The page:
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Indiana Jones and the Kingdom of the Crystal Skull

The adaptation of the fourth blockbuster Indiana Jones film, in graphic novel form!

This volume collects the two-issue Indiana Jones and the Kingdom of the Crystal Skull adaptation that I wrote for Dark Horse Comics.

 

 

Back in 2005, when I had been working for a while with Jeremy Barlow, then my editor on Star Wars: Knights of the Old Republic, I asked a teensy favor. There hadn’t been an Indiana Jones movie in 16 years, there was no agreement yet on a script, and no guarantee that Dark Horse would do an adaptation or that Jeremy would be editing it. But, I begged, if all those “ifs” fell into line, I definitely wanted to write the comics adaptation.

I don’t remember if I had heard that Indy IV was a go by the time of Star Wars Celebration IV, Memorial Day weekend of 2007 in Los Angeles. I do know I was surprised — and honored — to be asked there by Jeremy to write the adaptation. All the pieces had fallen into place, and Jeremy was indeed editing the adaptation; now, the work really began, much of it in total secrecy.

So I won’t speak in specifics about the steps involved or the methods we used — nor will I get much into if or how the story changed along the way. This having been my first experience at adaptation, however, I can speak more generally about the challenges in transforming a movie script to a comics story.

One of the first things readers of my work may notice is the presence of an omniscient narrator. Believe it or not, I had never used one before in any of my comics writing — not even on Bart Simpson. Part of that comes from how I was instructed early on at Marvel; part of it’s a personal style. An omniscient narrator sometimes comes down like the “voice of truth,” where in a lot of my comics I prefer some ambiguity. You may not necessarily be able to believe your eyes, all the time. (Even in Sword & Sarcasm, we realize later on that our narrator is a character, whose word is not necessarily authoritative.) But there’s a reason that the vast majority of movie adaptations employ one: there’s often simply too much going on. You can’t show every scene, so the narrator helps get you from place to place.

It did take a draft to get the hang of — but I got more comfortable with it, though, especially as I gave the narrator an energetic, slightly irreverent tone. And since we added no dialogue on this project, that really is the one part of it that’s my addition.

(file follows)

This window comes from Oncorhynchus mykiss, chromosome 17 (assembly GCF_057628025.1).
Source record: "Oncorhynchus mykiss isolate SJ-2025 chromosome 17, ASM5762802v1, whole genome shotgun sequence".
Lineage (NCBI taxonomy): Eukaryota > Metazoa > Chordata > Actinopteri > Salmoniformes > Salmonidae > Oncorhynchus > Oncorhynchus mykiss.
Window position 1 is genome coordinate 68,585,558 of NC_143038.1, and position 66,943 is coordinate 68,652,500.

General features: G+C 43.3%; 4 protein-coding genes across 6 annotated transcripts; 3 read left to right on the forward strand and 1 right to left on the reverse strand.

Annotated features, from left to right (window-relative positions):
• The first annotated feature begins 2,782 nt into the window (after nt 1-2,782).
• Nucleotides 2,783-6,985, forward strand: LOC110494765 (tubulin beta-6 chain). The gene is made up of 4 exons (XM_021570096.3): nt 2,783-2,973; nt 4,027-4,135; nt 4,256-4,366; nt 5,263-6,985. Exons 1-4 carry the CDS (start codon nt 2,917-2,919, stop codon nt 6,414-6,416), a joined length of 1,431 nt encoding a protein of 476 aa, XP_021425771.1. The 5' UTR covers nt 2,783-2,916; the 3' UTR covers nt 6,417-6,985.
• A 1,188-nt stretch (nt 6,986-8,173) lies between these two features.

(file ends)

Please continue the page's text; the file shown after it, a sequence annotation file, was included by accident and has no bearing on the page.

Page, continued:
The big challenge, of course, is indeed in selecting in advance what scenes movie viewers are going to expect to see in an adaptation. Sometimes that’s easy; you can often tell what’s going to be the iconic shot, or the oft-quoted line. But then you also have to look at what space is involved, and how much of a scene you have to depict to carry through on the idea. You don’t need every soul that was on camera to carry through on a scene (note how we went from two FBI guys to one); nor are you going to be able to convey every line exactly where it took place (much of the Dean Stanforth material was shifted in location).

So while we’re not creating new material here, we are, in a sense, restaging the film for the “comics camera” — not adding scenes, but reimagining shots from different perspectives, so as to make their staging work for comics. It really helps to have detail-oriented artists who can visualize scenes in that way — Luke Ross and Fabio Laguna were definitely up to the challenge!

Perhaps in keeping with the cinematic aspect of the events, most of the panels are page-width horizontal. I tend to imagine in more traditional grid layouts, but the “letterbox” is certainly more appropriate here!

 

  • The cover was Drew Struzan's variant from issue #2.

  • This story appeared both as a graphic novel and as two different 44-page comic books. Given the two-issue storylines for Marvel’s Further Adventures of Indiana Jones title, the issue count seems appropriate!

  • Readers of the prose novelization learn that Dean Stanforth’s children (who I think we see seated with him in the final scene of the film) are named Don and Maggie. This tickled me when I learned it, having worked with Don and Maggie Thompson, the George and Martha Washington of comics fandom. Almost certainly a coincidence — and sadly, I had no room for the reference in the comics. It seems not to have appeared in the film, either, but it is out there in prose.

  • It should be pretty clear to the movie viewer what elements differ from comics to screen, but the big elephant on campus would have to be the football game, which appears prominently in the comics but not on the screen. Another reason to buy the DVD, perhaps…

  • Much of what I knew of Nazca came from my reading of Chariots of the Gods, back in middle school. That was assigned reading then — I didn’t know it would be training for later work!

This volume is available from Amazon.

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